As a result of this event, that the astronomers call the good Eruption, a vaporized shell was shot into house. This material forms a twin-lobed dust-filled cloud referred to as the Homunculus Nebula, that is currently a couple of light-year long and continues to expand at over 1.3 million mph (2.1 million km/h).

Now a team of astronomers used the Southern Observatory’s terribly giant Telescope and its X-Shooter spectrograph to make the primary high-resolution 3D model of the Homunculus Nebula, permitting the team to review even dust-obscured parts of the Homunculus that face away from Earth.

The researchers used a modeling program referred to as form to research and model the three-dimensional motions and structure of nebula. “Our model indicates that this Brobdingnagian shell of gas and mud contains a additional advanced origin than is mostly assumed,” aforementioned Thomas Madura, a Postdoctoral Program fellow at NASA’s Robert Hutchings Goddard Space Flight Center in belt, Maryland, and a member of the study team. “For the primary time, we have a tendency to see proof suggesting that intense interactions between the celebs within the central binary vie a major role in sculpting the nebula we have .”

Once the researchers had developed their Homunculus model, they took things one step further: they 3D printed themselves a physical model.

“Now anyone with access to a 3D printer will turn out their own version of this unbelievable object,” aforementioned Robert Hutchings Goddard astronomer Theodore Gull. “While 3D printed models can build a terrific mental/physical image for anyone inquisitive about natural philosophy, I see them as significantly valuable for the blind, “

6 Year Old gets a 3D Printed RoboHand

Six-year-old Joseph Gilbert of urban center, N.Y., was born with no fingers on his left hand, however due to a replacement “robohand,” designed and realized with a 3D printer at SUNY New Paltz’s Hudson natural depression advanced producing Center, Joseph can hopefully experience the benefits and flavor to having a completely useful hand.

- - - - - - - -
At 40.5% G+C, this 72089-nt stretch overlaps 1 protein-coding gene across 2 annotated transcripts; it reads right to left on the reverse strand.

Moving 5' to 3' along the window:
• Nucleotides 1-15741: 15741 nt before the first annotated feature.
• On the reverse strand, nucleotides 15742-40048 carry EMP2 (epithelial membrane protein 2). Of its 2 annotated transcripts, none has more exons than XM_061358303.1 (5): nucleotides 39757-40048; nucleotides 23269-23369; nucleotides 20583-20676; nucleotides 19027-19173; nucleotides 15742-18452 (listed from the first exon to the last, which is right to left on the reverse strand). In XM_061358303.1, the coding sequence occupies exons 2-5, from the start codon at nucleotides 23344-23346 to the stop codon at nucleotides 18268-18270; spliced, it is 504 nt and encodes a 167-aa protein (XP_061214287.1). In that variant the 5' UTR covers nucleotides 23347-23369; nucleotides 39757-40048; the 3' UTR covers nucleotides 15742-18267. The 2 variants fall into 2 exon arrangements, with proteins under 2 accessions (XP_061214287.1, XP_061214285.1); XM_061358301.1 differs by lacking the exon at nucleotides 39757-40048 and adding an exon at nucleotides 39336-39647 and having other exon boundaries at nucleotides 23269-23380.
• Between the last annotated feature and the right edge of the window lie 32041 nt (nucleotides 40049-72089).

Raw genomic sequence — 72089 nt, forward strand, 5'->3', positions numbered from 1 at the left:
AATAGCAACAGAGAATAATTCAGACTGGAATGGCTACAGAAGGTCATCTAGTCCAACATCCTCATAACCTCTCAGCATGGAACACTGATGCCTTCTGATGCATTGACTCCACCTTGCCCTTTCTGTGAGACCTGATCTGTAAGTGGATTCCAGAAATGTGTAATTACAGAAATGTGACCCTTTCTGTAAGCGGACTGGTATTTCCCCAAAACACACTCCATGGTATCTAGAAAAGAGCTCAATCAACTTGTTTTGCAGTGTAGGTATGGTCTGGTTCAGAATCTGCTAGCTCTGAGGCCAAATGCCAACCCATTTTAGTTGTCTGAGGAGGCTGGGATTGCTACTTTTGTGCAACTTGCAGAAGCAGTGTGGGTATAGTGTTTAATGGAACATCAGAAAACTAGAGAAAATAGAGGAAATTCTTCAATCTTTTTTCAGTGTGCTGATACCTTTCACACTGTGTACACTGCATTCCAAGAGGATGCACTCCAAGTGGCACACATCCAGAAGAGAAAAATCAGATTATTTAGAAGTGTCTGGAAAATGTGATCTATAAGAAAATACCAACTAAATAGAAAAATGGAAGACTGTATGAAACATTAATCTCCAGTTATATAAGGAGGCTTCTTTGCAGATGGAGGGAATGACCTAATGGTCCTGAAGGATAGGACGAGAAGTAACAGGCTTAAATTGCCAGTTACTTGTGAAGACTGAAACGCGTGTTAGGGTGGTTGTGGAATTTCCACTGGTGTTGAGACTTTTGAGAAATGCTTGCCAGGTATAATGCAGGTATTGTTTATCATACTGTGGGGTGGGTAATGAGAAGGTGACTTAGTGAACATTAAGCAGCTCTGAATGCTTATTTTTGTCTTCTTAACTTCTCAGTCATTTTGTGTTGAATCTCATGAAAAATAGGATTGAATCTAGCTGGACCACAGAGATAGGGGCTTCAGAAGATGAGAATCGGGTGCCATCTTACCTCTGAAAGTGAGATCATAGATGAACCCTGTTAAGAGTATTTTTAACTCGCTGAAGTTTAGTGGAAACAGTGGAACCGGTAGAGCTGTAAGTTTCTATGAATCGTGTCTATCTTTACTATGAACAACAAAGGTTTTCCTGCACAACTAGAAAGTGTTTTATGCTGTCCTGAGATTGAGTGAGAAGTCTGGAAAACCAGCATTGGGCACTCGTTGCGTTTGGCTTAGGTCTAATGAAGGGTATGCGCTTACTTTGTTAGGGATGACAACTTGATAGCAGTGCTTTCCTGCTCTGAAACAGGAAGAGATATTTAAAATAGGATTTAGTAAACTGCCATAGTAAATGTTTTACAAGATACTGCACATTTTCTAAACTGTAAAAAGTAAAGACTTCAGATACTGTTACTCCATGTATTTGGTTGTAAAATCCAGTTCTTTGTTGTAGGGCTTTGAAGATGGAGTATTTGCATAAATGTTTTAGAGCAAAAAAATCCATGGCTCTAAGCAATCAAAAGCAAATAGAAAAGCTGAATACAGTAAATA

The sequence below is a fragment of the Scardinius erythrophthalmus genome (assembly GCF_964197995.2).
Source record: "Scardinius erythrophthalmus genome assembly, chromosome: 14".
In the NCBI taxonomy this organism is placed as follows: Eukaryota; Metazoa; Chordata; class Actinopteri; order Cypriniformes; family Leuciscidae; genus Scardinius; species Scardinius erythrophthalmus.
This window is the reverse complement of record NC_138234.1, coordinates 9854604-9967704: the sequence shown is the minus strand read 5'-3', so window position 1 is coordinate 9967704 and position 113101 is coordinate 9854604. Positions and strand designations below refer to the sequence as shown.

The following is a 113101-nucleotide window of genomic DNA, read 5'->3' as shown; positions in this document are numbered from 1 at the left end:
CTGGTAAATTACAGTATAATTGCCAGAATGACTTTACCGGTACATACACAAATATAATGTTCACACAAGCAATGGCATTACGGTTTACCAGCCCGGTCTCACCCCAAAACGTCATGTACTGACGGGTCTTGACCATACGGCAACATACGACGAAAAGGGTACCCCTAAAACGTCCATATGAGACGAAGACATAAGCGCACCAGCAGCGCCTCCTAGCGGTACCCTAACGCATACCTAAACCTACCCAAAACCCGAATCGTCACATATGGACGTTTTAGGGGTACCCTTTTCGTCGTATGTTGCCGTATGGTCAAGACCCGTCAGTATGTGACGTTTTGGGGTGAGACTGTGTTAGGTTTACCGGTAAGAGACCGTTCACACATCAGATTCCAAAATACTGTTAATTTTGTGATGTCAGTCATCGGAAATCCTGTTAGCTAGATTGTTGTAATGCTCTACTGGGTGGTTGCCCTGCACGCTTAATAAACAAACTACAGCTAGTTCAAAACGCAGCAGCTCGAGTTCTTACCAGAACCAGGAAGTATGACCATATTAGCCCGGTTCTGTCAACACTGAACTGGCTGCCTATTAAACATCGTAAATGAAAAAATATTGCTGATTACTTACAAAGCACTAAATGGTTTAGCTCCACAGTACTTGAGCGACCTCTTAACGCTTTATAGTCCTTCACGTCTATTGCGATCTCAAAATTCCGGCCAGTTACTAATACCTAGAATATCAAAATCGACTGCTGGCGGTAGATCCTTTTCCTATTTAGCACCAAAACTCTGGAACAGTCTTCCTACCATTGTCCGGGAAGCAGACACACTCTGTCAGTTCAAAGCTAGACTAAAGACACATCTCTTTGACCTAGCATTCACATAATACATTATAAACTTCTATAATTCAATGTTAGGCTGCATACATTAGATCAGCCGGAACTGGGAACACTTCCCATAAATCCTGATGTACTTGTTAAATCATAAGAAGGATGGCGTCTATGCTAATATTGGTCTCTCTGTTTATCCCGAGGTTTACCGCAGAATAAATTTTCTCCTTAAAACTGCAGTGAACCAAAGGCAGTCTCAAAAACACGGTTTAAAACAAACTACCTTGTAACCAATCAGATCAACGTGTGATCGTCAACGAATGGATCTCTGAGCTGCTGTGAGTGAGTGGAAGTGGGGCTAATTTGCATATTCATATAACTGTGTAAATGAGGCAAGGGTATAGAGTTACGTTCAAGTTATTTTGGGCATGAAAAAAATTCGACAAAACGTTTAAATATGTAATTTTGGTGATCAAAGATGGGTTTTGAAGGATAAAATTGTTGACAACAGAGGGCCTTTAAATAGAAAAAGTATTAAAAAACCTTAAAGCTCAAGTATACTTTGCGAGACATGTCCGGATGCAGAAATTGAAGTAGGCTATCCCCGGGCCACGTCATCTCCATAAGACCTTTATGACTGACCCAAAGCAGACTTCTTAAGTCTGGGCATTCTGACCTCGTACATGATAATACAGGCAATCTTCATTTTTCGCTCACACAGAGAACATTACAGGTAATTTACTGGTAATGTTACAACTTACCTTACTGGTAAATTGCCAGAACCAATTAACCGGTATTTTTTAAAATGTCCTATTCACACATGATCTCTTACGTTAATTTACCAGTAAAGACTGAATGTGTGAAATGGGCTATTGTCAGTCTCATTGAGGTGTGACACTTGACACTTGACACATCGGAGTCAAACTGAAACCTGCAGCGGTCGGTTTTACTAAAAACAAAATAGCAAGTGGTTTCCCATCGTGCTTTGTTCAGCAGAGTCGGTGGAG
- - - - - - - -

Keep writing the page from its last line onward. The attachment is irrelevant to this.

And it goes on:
Gilbert was born with Symbrachydactyly, AN abnormality that happens between the ninth and tenth week of physiological state, says his mother, Dori Gilbert. The reason for the condition is unknown, and is reportable to have an effect on one in each ten thousand births, she says.

Hudson natural depression advanced producing Center Assistant Director Katherine Wilson worked with applied science student Adam Carlock to style and construct the hand. By flexing his radio carpal joint, Joseph will management the fingers of the robohand to grip objects.

On July 16, Joseph came to the SUNY New Paltz field with Dori, his sister, Brandi, and a family friend to do on his new hand for the primary time.

“The employees of the Hudson natural depression Advanced producing Center is incredibly excited to be able to offer Joseph with a robohand,” aforesaid freeman. “Creating useful medical specialty for kids is one in all the most effective samples of however 3D style and printing is accustomed build outstanding objects at a little fraction of the value of ordinary fabrication strategies.”

According to freeman, the robohand costs around $15 in materials to create.